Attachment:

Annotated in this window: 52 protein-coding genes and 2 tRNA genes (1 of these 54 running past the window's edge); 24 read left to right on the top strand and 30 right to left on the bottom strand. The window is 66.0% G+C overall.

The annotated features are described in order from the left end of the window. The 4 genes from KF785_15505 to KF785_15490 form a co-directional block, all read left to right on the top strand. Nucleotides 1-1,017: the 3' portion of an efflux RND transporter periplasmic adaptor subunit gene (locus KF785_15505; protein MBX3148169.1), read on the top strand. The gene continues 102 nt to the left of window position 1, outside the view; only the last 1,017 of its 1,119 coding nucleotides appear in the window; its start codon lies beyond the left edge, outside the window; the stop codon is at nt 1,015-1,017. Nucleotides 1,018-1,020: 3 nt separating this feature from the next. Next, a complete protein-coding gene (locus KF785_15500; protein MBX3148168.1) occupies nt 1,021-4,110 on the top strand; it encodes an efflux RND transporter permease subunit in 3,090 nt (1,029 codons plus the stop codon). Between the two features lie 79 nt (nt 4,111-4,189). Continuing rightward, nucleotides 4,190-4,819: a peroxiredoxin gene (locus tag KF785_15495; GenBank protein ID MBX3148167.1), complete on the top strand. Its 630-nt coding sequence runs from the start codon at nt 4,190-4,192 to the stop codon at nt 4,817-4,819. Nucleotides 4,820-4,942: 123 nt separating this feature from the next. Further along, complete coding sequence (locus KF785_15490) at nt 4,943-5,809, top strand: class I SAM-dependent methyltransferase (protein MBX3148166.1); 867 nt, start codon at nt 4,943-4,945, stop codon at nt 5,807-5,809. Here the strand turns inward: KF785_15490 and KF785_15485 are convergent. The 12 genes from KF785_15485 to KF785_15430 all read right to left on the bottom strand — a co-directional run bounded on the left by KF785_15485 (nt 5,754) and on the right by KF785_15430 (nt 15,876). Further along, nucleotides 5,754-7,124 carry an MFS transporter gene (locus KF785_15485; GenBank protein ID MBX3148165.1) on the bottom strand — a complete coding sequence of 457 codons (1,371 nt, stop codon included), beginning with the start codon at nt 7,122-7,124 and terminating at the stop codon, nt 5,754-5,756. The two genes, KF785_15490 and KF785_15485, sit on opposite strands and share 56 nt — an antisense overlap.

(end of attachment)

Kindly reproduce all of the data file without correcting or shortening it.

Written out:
Annotated in this window: 52 protein-coding genes and 2 tRNA genes (1 of these 54 running past the window's edge); 24 read left to right on the top strand and 30 right to left on the bottom strand. The window is 66.0% G+C overall.

The annotated features are described in order from the left end of the window. The 4 genes from KF785_15505 to KF785_15490 form a co-directional block, all read left to right on the top strand. Nucleotides 1-1,017: the 3' portion of an efflux RND transporter periplasmic adaptor subunit gene (locus KF785_15505; protein MBX3148169.1), read on the top strand. The gene continues 102 nt to the left of window position 1, outside the view; only the last 1,017 of its 1,119 coding nucleotides appear in the window; its start codon lies beyond the left edge, outside the window; the stop codon is at nt 1,015-1,017. Nucleotides 1,018-1,020: 3 nt separating this feature from the next. Next, a complete protein-coding gene (locus KF785_15500; protein MBX3148168.1) occupies nt 1,021-4,110 on the top strand; it encodes an efflux RND transporter permease subunit in 3,090 nt (1,029 codons plus the stop codon). Between the two features lie 79 nt (nt 4,111-4,189). Continuing rightward, nucleotides 4,190-4,819: a peroxiredoxin gene (locus tag KF785_15495; GenBank protein ID MBX3148167.1), complete on the top strand. Its 630-nt coding sequence runs from the start codon at nt 4,190-4,192 to the stop codon at nt 4,817-4,819. Nucleotides 4,820-4,942: 123 nt separating this feature from the next. Further along, complete coding sequence (locus KF785_15490) at nt 4,943-5,809, top strand: class I SAM-dependent methyltransferase (protein MBX3148166.1); 867 nt, start codon at nt 4,943-4,945, stop codon at nt 5,807-5,809. Here the strand turns inward: KF785_15490 and KF785_15485 are convergent. The 12 genes from KF785_15485 to KF785_15430 all read right to left on the bottom strand — a co-directional run bounded on the left by KF785_15485 (nt 5,754) and on the right by KF785_15430 (nt 15,876). Further along, nucleotides 5,754-7,124 carry an MFS transporter gene (locus KF785_15485; GenBank protein ID MBX3148165.1) on the bottom strand — a complete coding sequence of 457 codons (1,371 nt, stop codon included), beginning with the start codon at nt 7,122-7,124 and terminating at the stop codon, nt 5,754-5,756. The two genes, KF785_15490 and KF785_15485, sit on opposite strands and share 56 nt — an antisense overlap.